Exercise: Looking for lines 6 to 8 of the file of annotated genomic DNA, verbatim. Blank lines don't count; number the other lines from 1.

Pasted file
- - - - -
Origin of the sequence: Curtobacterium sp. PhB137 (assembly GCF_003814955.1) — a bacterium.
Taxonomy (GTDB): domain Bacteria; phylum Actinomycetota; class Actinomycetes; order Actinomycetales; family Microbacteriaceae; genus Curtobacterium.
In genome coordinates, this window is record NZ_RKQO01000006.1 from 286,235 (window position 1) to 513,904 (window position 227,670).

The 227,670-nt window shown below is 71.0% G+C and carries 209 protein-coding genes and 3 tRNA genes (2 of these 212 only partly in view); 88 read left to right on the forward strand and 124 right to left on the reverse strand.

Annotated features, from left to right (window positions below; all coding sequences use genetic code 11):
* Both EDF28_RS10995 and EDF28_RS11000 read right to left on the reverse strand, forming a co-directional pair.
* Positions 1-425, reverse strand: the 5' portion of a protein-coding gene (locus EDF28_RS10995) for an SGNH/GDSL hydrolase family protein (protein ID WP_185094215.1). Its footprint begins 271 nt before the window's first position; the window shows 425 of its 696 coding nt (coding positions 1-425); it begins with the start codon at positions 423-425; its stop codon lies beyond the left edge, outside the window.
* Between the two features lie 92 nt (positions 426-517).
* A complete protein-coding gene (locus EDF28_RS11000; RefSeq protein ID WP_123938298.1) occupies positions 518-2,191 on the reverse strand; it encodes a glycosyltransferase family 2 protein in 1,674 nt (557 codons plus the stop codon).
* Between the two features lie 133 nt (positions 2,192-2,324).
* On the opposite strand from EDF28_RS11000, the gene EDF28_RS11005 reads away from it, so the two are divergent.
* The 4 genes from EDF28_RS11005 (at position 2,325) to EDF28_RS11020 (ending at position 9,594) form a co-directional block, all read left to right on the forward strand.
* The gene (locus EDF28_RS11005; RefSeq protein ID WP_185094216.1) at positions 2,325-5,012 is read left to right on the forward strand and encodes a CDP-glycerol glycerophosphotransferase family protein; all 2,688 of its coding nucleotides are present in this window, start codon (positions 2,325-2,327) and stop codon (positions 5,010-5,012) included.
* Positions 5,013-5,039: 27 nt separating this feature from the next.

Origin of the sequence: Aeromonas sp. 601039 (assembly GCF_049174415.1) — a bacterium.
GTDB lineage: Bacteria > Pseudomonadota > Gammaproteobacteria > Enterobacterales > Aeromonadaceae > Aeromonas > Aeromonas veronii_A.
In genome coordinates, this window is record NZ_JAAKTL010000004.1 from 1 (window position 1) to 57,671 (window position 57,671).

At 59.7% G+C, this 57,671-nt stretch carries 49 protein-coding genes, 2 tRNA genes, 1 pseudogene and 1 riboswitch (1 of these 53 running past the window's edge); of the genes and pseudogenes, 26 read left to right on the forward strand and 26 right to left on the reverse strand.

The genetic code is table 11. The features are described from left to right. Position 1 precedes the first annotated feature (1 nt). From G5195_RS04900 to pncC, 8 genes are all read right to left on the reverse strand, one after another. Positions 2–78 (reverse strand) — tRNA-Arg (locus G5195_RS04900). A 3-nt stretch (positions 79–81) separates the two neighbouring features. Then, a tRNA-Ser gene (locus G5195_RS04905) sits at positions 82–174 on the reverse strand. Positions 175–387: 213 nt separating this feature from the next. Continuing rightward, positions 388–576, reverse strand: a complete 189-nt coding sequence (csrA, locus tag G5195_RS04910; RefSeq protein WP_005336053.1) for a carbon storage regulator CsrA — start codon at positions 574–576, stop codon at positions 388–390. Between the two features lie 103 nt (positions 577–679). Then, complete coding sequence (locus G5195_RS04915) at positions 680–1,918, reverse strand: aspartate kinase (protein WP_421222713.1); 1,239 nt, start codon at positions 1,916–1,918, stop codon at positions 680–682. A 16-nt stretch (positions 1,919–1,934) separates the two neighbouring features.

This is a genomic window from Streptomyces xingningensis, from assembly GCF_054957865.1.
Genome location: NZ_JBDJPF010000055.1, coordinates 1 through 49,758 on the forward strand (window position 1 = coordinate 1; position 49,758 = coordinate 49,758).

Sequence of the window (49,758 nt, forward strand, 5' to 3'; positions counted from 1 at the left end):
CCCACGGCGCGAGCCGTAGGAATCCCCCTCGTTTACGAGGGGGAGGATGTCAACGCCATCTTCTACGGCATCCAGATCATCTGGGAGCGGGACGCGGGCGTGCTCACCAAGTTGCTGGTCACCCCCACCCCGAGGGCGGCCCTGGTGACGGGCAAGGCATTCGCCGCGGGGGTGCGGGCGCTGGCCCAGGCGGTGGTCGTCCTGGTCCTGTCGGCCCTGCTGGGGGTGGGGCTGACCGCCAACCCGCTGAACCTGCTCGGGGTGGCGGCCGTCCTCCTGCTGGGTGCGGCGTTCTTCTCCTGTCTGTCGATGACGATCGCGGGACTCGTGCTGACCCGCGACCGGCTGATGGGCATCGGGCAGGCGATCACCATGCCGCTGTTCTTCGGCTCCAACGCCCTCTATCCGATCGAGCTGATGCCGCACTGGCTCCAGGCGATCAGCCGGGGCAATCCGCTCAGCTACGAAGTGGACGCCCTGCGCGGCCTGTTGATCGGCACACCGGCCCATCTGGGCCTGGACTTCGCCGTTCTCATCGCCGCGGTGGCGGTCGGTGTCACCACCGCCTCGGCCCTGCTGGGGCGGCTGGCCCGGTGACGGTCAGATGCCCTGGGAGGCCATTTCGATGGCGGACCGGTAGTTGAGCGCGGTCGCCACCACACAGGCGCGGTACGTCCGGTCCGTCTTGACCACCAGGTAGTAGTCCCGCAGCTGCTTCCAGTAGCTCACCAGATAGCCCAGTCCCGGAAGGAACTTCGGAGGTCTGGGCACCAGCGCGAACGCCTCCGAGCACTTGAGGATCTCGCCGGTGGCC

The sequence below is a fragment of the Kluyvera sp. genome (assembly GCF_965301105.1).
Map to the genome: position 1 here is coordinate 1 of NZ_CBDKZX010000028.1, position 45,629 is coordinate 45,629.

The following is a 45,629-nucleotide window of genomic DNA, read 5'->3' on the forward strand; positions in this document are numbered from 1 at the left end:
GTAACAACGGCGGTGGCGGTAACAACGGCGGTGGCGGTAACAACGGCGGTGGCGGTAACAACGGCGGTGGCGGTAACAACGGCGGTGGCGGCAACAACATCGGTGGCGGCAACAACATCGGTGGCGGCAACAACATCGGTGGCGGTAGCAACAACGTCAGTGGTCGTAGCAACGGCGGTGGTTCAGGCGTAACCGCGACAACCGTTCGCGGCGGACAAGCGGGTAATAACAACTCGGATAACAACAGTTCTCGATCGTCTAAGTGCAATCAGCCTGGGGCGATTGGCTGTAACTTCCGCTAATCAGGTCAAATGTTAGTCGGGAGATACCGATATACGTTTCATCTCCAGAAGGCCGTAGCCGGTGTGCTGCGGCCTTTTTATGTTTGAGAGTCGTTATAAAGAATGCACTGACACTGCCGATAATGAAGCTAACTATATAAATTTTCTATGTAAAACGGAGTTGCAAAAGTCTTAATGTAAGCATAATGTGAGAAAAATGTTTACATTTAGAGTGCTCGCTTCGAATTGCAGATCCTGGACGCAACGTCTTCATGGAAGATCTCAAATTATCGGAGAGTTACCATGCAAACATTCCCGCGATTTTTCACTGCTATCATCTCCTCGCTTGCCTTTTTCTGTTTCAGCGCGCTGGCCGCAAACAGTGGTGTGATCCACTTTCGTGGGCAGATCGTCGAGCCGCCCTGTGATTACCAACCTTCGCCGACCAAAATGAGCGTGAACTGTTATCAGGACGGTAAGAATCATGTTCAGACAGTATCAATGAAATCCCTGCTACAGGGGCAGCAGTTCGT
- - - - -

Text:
* Both EDF28_RS10995 and EDF28_RS11000 read right to left on the reverse strand, forming a co-directional pair.
* Positions 1-425, reverse strand: the 5' portion of a protein-coding gene (locus EDF28_RS10995) for an SGNH/GDSL hydrolase family protein (protein ID WP_185094215.1). Its footprint begins 271 nt before the window's first position; the window shows 425 of its 696 coding nt (coding positions 1-425); it begins with the start codon at positions 423-425; its stop codon lies beyond the left edge, outside the window.
* Between the two features lie 92 nt (positions 426-517).